Our Wellington

News | 30 June 2021

Council adopts Long-term plan

Wellington City Councillors adopted the Tō Mātou Mahere Ngahuru Tau/Long-term Plan at a full Council meeting on Wednesday 30 June 2021.

Panoramic view from harbour to the city.

The plan is focussed on fixing the city’s aging infrastructure, response to climate change, minimising sewage sludge and waste, and cycleway networks.

This plan will see an average 13.5 percent rates increase in the coming year across Wellington or an average 5.5 percent rates increase per year over the ten years of the plan. 

Wellington Mayor Andy Foster says this is a transformative Long-term Plan that will see real change in the city within the next 10 years. 

“It has been one of the most difficult budgets we have ever had to balance, but I think we now have the right plan for the city.  

“We face a significant number of major challenges all at once – COVID-19, water, infrastructure, Let’s Get Wellington Moving, sludge minimisation, restoring / replacing several significant buildings – our community has overwhelmingly endorsed the need to invest significantly in our city, noting that it comes at a cost, and it is a complex and ambitious budget.

“We ran a comprehensive community engagement programme and received nearly 2,000 submissions, held 180 oral hearings, three public forums and conducted a representative survey. 

“Feedback we received from the public has helped us make our decisions, including selecting the higher investment option for our cycle network, and increasing our investment in central city safety and support for youth, arts and culture in the city.

“From the beginning of this process Council said it did not want to cut services. This plan means we can continue to provide our existing services to our communities with no changes, but we do need to increase fees and user charges. 

“Most fees and charges were not increased last year to assist with the COVID-19 recovery, so there is a degree of a catch-up with some.”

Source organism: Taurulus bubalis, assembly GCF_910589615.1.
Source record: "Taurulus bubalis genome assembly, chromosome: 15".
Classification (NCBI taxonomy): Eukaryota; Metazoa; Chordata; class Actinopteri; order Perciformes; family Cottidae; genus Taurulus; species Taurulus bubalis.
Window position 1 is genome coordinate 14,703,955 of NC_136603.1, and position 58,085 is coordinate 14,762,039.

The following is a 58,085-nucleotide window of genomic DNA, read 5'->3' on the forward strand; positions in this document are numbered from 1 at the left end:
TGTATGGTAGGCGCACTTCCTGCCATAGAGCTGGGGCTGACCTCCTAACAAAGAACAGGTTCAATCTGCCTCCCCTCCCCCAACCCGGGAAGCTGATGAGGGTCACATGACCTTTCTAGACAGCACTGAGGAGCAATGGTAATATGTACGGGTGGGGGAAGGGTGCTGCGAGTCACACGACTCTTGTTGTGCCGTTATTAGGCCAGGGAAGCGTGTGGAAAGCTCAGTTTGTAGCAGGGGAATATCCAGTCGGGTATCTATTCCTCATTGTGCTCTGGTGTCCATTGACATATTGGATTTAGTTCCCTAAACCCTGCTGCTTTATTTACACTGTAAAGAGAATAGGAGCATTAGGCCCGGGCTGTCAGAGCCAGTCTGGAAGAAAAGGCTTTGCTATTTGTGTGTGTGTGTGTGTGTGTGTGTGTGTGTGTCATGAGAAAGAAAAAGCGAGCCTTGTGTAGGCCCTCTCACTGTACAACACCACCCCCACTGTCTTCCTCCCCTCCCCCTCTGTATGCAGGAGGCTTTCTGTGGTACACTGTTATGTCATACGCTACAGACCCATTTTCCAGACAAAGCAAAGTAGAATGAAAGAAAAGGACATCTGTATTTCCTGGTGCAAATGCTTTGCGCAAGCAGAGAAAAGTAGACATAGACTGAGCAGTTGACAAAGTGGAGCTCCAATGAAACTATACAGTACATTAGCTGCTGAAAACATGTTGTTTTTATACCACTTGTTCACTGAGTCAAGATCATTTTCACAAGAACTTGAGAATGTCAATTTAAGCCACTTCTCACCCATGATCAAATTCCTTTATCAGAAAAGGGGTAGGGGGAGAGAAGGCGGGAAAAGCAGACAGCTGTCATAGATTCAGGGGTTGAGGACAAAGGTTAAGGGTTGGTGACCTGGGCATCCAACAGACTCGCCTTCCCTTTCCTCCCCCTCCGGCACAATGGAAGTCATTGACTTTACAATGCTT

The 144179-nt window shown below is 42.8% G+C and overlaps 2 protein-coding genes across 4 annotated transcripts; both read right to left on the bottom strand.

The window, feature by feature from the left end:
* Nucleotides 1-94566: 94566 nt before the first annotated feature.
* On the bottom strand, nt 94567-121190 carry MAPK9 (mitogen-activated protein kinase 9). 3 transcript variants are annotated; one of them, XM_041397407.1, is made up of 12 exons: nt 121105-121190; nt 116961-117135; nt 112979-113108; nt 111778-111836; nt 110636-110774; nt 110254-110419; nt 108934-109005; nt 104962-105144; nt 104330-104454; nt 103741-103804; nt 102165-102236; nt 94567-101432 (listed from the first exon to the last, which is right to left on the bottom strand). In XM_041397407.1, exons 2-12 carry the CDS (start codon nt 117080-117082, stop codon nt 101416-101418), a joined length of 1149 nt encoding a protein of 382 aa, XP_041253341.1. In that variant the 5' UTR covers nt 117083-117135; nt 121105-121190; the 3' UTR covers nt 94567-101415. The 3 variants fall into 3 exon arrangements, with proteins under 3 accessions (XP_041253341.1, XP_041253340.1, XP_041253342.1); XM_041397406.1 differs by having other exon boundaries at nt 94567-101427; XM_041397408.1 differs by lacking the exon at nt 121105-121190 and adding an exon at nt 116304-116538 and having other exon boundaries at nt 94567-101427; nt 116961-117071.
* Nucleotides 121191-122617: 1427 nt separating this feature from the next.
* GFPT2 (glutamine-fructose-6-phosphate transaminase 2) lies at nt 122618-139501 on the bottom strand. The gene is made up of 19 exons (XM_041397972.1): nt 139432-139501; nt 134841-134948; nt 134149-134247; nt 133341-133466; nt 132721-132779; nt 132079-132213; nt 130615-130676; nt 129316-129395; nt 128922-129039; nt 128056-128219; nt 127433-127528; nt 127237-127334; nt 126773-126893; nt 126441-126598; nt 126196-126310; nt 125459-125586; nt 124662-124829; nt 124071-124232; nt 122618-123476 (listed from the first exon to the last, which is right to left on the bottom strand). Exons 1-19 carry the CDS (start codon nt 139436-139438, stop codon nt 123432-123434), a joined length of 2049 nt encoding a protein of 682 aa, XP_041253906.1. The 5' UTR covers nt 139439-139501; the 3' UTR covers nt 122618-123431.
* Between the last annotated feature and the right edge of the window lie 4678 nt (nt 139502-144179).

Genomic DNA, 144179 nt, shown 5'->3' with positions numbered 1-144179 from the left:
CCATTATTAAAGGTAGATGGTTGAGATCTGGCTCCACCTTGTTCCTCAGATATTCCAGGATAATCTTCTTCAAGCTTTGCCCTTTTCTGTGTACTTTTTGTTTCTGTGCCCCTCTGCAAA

After receiving feedback from the community, Council made the decision to defer the increase of parking fees to 5 July – this includes all types of paid parking including parking on the waterfront. From that date people will need to pay up to $5 per hour during the week and $3 per hour in the weekend for parking from 8am – 8pm, seven days a week. This is a 50 cent increase across all parking rates.

In the coming months we will be extending operating hours on a Friday and Sat to require people to pay for parking up to 10pm. We will also be extending the numbers of hours you can park in any metered park to four hours on a Friday and Saturday a night between 6 and 10pm.  

Fee and user charges set to increase effective 1 July

Most fees and user charges will increase, effective 1 July. The fee increases are in the following areas:

  • Botanic Gardens
  • Waterfront Public Spaces
  • Sewerage Collection and Disposal Network
  • Arts Partnerships
  • Swimming Pools
  • Sportsfields
  • Recreation Centres
  • Municipal Golf Course
  • Community Centres & Halls
  • Burials and Cremations
  • Building Control & Facilitation
  • Public Health Regulations
  • Development Control & Facilitation
  • Network-wide control & Management
  • Marinas
  • Waste minimisation, disposal and recycling management
  • Parking (from 5 July)

There are several variables that impact on how fees and charges are set. These vary from activity to activity, and generally can be attributed to growing costs associated with services.

The full list of proposed changes to fees and charges can be found on the Council website.